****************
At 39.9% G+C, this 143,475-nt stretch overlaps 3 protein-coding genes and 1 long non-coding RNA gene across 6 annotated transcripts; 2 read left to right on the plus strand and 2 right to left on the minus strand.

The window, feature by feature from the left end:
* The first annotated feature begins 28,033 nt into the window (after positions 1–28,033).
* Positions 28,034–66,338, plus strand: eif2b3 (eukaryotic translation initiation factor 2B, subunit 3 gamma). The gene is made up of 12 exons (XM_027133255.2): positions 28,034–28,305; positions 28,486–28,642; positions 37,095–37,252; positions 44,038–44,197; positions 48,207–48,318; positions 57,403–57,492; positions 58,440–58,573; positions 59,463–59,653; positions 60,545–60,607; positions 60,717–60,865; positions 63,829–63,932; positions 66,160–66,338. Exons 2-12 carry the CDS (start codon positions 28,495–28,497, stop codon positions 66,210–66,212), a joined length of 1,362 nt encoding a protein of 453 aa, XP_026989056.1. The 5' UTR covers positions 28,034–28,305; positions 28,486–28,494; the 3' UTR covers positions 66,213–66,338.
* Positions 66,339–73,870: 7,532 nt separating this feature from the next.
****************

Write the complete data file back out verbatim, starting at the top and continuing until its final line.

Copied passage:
At 39.9% G+C, this 143,475-nt stretch overlaps 3 protein-coding genes and 1 long non-coding RNA gene across 6 annotated transcripts; 2 read left to right on the plus strand and 2 right to left on the minus strand.

The window, feature by feature from the left end:
* The first annotated feature begins 28,033 nt into the window (after positions 1–28,033).
* Positions 28,034–66,338, plus strand: eif2b3 (eukaryotic translation initiation factor 2B, subunit 3 gamma). The gene is made up of 12 exons (XM_027133255.2): positions 28,034–28,305; positions 28,486–28,642; positions 37,095–37,252; positions 44,038–44,197; positions 48,207–48,318; positions 57,403–57,492; positions 58,440–58,573; positions 59,463–59,653; positions 60,545–60,607; positions 60,717–60,865; positions 63,829–63,932; positions 66,160–66,338. Exons 2-12 carry the CDS (start codon positions 28,495–28,497, stop codon positions 66,210–66,212), a joined length of 1,362 nt encoding a protein of 453 aa, XP_026989056.1. The 5' UTR covers positions 28,034–28,305; positions 28,486–28,494; the 3' UTR covers positions 66,213–66,338.
* Positions 66,339–73,870: 7,532 nt separating this feature from the next.